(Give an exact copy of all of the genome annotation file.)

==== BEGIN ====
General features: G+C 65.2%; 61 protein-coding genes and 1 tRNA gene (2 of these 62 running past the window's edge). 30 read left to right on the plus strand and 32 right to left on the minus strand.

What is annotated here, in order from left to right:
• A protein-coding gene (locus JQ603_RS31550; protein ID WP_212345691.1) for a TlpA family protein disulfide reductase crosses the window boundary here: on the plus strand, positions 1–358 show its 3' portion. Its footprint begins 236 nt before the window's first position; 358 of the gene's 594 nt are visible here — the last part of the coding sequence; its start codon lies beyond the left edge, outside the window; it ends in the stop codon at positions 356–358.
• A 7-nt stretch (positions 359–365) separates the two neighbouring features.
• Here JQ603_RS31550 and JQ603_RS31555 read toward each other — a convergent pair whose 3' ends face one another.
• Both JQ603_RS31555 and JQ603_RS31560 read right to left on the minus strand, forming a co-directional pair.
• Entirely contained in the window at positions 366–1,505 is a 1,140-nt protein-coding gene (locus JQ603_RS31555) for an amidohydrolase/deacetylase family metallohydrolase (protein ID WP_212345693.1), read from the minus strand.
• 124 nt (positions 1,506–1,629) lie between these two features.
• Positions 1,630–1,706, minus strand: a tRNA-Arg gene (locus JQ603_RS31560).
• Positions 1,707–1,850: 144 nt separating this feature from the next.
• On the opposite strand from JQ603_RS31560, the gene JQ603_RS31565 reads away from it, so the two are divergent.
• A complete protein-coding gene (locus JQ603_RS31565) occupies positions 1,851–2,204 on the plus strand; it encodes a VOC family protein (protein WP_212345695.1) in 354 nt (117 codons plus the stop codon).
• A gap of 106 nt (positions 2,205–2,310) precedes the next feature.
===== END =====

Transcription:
General features: G+C 65.2%; 61 protein-coding genes and 1 tRNA gene (2 of these 62 running past the window's edge). 30 read left to right on the plus strand and 32 right to left on the minus strand.

What is annotated here, in order from left to right:
• A protein-coding gene (locus JQ603_RS31550; protein ID WP_212345691.1) for a TlpA family protein disulfide reductase crosses the window boundary here: on the plus strand, positions 1–358 show its 3' portion. Its footprint begins 236 nt before the window's first position; 358 of the gene's 594 nt are visible here — the last part of the coding sequence; its start codon lies beyond the left edge, outside the window; it ends in the stop codon at positions 356–358.
• A 7-nt stretch (positions 359–365) separates the two neighbouring features.
• Here JQ603_RS31550 and JQ603_RS31555 read toward each other — a convergent pair whose 3' ends face one another.
• Both JQ603_RS31555 and JQ603_RS31560 read right to left on the minus strand, forming a co-directional pair.
• Entirely contained in the window at positions 366–1,505 is a 1,140-nt protein-coding gene (locus JQ603_RS31555) for an amidohydrolase/deacetylase family metallohydrolase (protein ID WP_212345693.1), read from the minus strand.
• 124 nt (positions 1,506–1,629) lie between these two features.
• Positions 1,630–1,706, minus strand: a tRNA-Arg gene (locus JQ603_RS31560).
• Positions 1,707–1,850: 144 nt separating this feature from the next.
• On the opposite strand from JQ603_RS31560, the gene JQ603_RS31565 reads away from it, so the two are divergent.
• A complete protein-coding gene (locus JQ603_RS31565) occupies positions 1,851–2,204 on the plus strand; it encodes a VOC family protein (protein WP_212345695.1) in 354 nt (117 codons plus the stop codon).
• A gap of 106 nt (positions 2,205–2,310) precedes the next feature.